Fig-3 Considering the average yield of the arsenic free water from each constructed tube well, the number of tube wells required for the supply of arsenic tree water to the entire population for drinking purpose only has been assessed for some of the blocks of the study area which has been presented in Table 6 (Considering 10 liters per capita per day consumption for drinking purposes). It has been observed that in total 48 tube wells in North 24 Parganas district can meet the supply of safe arsenic free water in all affected inhabits of seven arsenic infested blocks.

Tabel-6 Similarly arsenic problem in rest of the district can be meet up with construction optimum number of deep tube tube wells using proper cement technique. The deep exploratory wells constructed by Central Ground Water Board has ultimately handed over to Public Health Engineering Department/municipalities for safe drinking water supply. Apart from deep tubewells Public Health Engineering Department, Govt. of West Bengal also implemented some surface water schemes for arsenic free drinking water supply.


• The causes of arsenic in ground water of the study area of North 24 Parganas district is geogenic and the it is observed that with the presence of an effective clay barrier, the deeper arsenic free aquifer can meet up the demand of arsenic free water for the present drinking water requirement. The tube well construction should be properly designed by cement sealing techniques against the impervious clay separating the upper arsenic rich and deeper arsenic free aquifers. In this regard, age of ground water has been detected which indicates that arsenic rich younger water from shallow aquifer has no hydraulic connection with the arsenic free old water from the deeper aquifer.

• Proper cement sealing will prevent vertical percolation of arsenic rich water from the upper arsenic contaminated aquifer into the deeper arsenic free aquifer. The water quality should be monitored periodically to assure arsenic free water supply. Sometimes it is also reported that some of the deep tube wells are contaminated with arsenic, due to not properly designed with cement sealing Techniques or both the upper contaminated & deeper arsenic free aquifers to get higher discharge.

• Arsenic treatment units (mainly as short term mitigation measures) which are community based and can cater to the needs of 200 persons, have been installed in different arsenic infested areas to provide arsenic free water to the people. Most of the Arsenic Treatment Units work effectively, provided they are monitored and maintained effectively.

• Recharging of arsenic free water in arseniferous aquifer can reduce the arsenic concentration in ground water. Large scale artificial recharge projects can be undertaken specially in areas of high arsenic ground water to bring down the level of concentration of arsenic and its impact assessment in time.

• Arsenic content in some of the food items have been determined. However, whether the arsenic is in organic or inorganic form and whether there is any adverse impact of these arsenic containing food items on human health or not, is yet to be established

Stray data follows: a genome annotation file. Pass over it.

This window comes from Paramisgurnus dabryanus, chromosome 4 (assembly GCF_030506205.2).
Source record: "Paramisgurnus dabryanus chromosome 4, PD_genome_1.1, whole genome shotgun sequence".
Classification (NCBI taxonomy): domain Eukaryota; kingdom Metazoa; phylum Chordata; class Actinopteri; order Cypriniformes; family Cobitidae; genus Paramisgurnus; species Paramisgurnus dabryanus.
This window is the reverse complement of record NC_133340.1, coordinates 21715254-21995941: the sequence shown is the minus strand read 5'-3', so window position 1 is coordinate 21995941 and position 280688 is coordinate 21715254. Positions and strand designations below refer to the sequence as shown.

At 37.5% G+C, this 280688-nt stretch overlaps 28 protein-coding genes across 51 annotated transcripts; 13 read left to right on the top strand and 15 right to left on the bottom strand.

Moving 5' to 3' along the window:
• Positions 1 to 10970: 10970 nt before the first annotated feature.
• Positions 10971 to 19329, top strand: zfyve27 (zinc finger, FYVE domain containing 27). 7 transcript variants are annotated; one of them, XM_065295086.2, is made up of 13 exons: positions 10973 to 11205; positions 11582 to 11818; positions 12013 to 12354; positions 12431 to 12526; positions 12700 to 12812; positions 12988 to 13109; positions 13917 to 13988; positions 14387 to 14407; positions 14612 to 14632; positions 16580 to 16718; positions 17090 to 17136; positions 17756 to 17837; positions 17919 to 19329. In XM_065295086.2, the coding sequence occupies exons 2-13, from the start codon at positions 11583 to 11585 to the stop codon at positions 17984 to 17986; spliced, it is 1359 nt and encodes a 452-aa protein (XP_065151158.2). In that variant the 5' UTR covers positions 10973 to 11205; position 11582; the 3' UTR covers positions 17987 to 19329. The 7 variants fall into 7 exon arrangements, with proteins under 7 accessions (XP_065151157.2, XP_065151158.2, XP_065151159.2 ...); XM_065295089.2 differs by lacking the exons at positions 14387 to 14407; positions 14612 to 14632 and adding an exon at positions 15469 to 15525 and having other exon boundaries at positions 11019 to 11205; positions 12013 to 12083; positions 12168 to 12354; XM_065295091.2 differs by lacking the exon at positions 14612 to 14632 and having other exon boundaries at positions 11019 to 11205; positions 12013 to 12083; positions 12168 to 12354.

The authors are thankful to Chairman, Member(SML), Member(SAM), Regional Director(ER),Central Ground Water Board for kindly permitting the authors to publish this paper. The authors are thankful to Shri A. Ray, Supt. Hg & Dr. B.C. Meheta, Sc ‘D’ for their valuable guidance, Dr. P.K.Roy, Sc ‘B’ , Shri A.K.Chatterjee, Dr. P.K.Das, Shri S. Chakraborty, Shri S.M.Hossain, Shri T.Misra, Asstt Hg for their valuable contribution specially during ground water analysis and ground water exploration studies. The authors are also thankful to the Dr.S.K.Jain, Editor, Bhujal News and Dr S.Shekhar, Sc ‘B’ for the final shape and publication of the paper.

• CGWB,1999, “High Incidence of Arsenic in Ground Water in West Bengal” Report by Dr. D.K.Chadha & Dr. S.P.Sinha Ray,
• J.M.McArthur,et al. 2002“ Pollution of ground water by arsenic in Bengal basin” ,Workshop on “Arsenic Hazards in Ground Water of West Bengal- Steps for ultimate solution”, Science City, Kolkata, 7th February 2002, organised by CGWB, Kolkata.
• Mukherjee, S., Kumar B.A., and Kortvellessey, L. (2005). Assessment of groundwater Quality South 24 Parganas, West Bengal, Coast, India. Journal of Environmental Hydrology (USA), Paper 15 Volume 13 pp 1-8,IEAH, San Antonio, USA.
• Tapan Talukdar et al:2002, “Arsenic removal equipments installed in arsenic infested area of West Bengal” , Proceeding of Workshop on “Arsenic Hazards in Ground Water of West Bengal- Steps for ultimate solution” , Science City, Kolkata on 7th February 2002, organised by CGWB, Kolkata.
• T.Talukdar et al , 2000:“ Application of artificial recharge technique for in-situ dilution of Arsenic concentration in shallow ground water – A case study in North 24 Parganas district, West Bengal ”,Proceedings of International workshop on “ control of Arsenic contamination in Ground water ” Kolkata on 5th & 6th January 2000, organised by PHED, Govt. of West Bengal
• M. McArthur, D.M. Banerjee, K.A. Hudson-Edwards, R. Mishra, R. Purohit, P.Ravenscroft, A.Cronin, R.J. Howarth, A.Chatterjee, T.Talukder, D.Lowry, S. Houghton, and D.K. Chadha,2004: "Natural organic matter in sedimentary basins and its relation to arsenic in anoxic ground water: the example of West Bengal and its worldwide implications". Applied Geochemistry 19, 1255-1293 published in 2004
• T.Talukdar et al,1999: “ A new approach of Ground Water Management in supplying safe drinking water in Arsenic infested area- case studies ” , Proceedings of National seminar on Ground water, held at Science City, Kolkata on 22nd January 1999 organised by IWWA.

Tapan Talukdar, Asit Kr. Ghosh, K.K. Srivastava - Central Ground Water Board, Kolkata